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Long Island

Conservation plan notes areas in need of conservation

A couple canoes along the Nissequogue River near

A couple canoes along the Nissequogue River near Short Beach Park on Oct. 1, 2012. Credit: Joseph D. Sullivan

New York State needs to act quickly to preserve open space on Long Island before it is developed, according to recommendations in a draft of a conservation plan issued by three state agencies.

The plan, prepared by the state Department of Environmental Conservation; the Office of Parks, Recreation and Historic Preservation; and the Department of State was released this month. It's designed to help determine how state Environmental Protection Funds are spent and details seven broad areas on Long Island that are deemed critical for conservation.

The areas were chosen with the help of a regional open space advisory committee, and largely mirror an earlier report.

"In some respects, you could call it the environmentalists of Long Island saying, 'This is our wish list,' " said Kevin Neal, executive director of the Sustainability Institute at Molloy College and a member of the committee.

The list includes areas on the Atlantic Coast and Long Island Sound, the Pine Barrens, the South Shore Estuary and Peconic Pinelands Maritime reserves, in addition to special groundwater protection areas and trails and greenways in Nassau and Suffolk counties. Several projects are proposed for each of these areas.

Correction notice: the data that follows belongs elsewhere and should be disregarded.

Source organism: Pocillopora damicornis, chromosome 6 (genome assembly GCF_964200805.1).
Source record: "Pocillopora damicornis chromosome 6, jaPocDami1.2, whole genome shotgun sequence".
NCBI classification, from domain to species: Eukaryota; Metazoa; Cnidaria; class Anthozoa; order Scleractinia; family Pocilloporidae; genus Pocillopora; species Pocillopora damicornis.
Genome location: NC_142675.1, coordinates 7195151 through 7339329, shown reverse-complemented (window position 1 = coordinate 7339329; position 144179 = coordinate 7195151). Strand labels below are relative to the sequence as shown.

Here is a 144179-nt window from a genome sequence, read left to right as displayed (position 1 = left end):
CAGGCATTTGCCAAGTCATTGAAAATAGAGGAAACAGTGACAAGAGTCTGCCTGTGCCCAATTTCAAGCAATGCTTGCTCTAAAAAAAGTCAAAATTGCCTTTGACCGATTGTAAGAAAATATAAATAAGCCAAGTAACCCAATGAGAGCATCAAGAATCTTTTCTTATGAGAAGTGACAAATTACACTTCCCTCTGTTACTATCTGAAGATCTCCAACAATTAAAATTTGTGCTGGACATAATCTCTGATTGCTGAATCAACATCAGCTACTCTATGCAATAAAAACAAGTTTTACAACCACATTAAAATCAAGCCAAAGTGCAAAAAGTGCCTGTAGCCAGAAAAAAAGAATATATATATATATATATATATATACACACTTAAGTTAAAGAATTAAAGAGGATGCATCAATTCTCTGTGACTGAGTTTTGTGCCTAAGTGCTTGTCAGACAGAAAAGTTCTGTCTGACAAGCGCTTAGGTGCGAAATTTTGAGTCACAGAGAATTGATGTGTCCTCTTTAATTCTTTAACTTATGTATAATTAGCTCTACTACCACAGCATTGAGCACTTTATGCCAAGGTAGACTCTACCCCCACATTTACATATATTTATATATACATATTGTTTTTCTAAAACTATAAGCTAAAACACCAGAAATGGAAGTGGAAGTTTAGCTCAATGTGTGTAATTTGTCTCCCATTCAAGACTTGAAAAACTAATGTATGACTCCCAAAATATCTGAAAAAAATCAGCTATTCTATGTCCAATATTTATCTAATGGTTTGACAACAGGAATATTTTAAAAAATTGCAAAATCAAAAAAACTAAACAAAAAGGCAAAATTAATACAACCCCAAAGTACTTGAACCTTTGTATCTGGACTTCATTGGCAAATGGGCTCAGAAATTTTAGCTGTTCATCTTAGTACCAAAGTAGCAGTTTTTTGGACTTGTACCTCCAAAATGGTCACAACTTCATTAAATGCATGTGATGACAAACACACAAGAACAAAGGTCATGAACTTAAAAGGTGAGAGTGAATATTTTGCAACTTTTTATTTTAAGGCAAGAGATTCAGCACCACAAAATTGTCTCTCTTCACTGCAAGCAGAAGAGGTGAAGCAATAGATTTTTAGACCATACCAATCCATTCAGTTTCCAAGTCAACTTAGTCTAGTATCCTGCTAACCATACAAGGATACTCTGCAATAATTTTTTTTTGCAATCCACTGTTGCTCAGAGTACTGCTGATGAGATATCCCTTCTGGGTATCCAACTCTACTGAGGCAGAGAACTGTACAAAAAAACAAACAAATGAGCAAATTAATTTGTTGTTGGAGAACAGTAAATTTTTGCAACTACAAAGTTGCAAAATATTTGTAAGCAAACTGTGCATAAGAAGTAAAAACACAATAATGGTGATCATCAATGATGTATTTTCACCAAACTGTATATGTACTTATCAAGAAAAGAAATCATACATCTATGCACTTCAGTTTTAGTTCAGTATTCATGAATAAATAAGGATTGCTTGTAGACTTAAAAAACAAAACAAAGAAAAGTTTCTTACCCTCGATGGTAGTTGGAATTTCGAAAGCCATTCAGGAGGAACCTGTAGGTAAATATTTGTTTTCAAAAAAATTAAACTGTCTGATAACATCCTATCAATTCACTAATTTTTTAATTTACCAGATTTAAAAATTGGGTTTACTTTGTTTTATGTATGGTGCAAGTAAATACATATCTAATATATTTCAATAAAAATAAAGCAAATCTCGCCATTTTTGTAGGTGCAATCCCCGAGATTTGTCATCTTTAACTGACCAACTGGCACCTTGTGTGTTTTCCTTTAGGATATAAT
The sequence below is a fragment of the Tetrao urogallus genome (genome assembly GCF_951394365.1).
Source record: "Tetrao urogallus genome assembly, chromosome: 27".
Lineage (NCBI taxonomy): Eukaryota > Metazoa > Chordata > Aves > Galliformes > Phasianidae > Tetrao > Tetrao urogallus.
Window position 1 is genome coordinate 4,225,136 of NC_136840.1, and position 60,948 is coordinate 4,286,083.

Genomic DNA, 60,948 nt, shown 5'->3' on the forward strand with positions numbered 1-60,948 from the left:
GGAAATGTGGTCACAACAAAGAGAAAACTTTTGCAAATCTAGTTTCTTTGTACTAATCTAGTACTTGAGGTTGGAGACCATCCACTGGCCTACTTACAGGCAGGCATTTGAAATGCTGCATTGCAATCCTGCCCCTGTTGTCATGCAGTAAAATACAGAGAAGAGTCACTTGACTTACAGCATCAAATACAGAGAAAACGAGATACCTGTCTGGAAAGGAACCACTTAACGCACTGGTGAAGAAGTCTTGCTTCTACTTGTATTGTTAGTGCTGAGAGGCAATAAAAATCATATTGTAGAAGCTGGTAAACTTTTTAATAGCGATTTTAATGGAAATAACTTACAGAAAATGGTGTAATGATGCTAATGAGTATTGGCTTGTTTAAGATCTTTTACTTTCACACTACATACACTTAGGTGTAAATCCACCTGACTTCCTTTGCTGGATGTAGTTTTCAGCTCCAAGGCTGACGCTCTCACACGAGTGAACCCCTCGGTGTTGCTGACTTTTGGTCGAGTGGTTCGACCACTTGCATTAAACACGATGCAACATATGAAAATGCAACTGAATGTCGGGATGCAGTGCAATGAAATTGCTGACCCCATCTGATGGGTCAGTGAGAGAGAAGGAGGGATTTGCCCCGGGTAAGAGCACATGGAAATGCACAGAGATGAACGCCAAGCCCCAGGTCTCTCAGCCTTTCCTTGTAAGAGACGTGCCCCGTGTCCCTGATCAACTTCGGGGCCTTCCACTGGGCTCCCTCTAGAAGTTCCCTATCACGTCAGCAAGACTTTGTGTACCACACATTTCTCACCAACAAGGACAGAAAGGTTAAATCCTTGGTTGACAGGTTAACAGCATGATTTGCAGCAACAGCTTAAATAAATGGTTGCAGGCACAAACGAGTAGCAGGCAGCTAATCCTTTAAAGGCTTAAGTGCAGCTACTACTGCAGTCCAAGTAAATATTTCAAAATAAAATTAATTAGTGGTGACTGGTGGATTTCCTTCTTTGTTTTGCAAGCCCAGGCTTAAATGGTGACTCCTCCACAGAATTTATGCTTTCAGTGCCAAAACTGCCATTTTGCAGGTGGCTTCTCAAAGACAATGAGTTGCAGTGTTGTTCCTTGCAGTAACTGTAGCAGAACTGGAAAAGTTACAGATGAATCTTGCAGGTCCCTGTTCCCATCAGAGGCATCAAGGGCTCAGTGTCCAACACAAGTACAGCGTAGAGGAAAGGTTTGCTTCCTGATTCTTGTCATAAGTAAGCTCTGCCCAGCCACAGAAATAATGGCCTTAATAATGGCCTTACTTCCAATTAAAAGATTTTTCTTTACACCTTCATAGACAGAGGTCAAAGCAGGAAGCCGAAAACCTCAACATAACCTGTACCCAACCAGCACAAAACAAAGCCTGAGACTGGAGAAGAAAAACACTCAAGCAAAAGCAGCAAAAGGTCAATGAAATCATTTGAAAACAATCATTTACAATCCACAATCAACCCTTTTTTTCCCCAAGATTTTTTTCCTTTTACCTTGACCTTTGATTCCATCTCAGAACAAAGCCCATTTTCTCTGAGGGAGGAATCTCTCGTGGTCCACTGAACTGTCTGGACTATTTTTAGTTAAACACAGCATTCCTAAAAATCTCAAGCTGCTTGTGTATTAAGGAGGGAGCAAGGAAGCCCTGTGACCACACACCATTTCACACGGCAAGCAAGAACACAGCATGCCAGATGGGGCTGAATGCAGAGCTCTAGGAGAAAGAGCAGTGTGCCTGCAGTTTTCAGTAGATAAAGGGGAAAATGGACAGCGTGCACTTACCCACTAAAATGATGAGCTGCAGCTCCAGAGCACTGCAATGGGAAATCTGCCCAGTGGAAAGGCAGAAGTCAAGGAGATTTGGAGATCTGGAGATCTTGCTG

The report said open space is critical for keeping Long Island's underground aquifer system, the sole source of the region's drinking water, free of contaminants.

In addition, effects of climate change can be reduced by increasing open space along Long Island's coasts, which allows the coastal areas to absorb the impact of sea-level rise and severe storms, according to the report.

The report requests that the state allocate at least $15 million a year for 10 years in Environmental Protection Fund money to Long Island for the acquisition of open space. The state has spent only $5 million in EPF money on Long Island since 2009 -- on 100 acres in the Central Pine Barrens, according to the report.

"In many respects, compared to other parts of the state, Long Island has contributed its portion, but we don't seem to get that portion back from Albany," Neal said. "Long Island isn't getting its fair share of preservation funds."

An earlier version of the report was issued in 2009, with most of the same projects listed as priorities for the state to fund.

"We need to act on this list, which has been sitting largely unacted upon for the last five years," said Neal, who also sat on the committee that issued the 2009 report.

A public hearing on the draft plan will be held Oct. 22 at the DEC offices in Stony Brook. Written comments on the plan will be accepted until Dec. 17.

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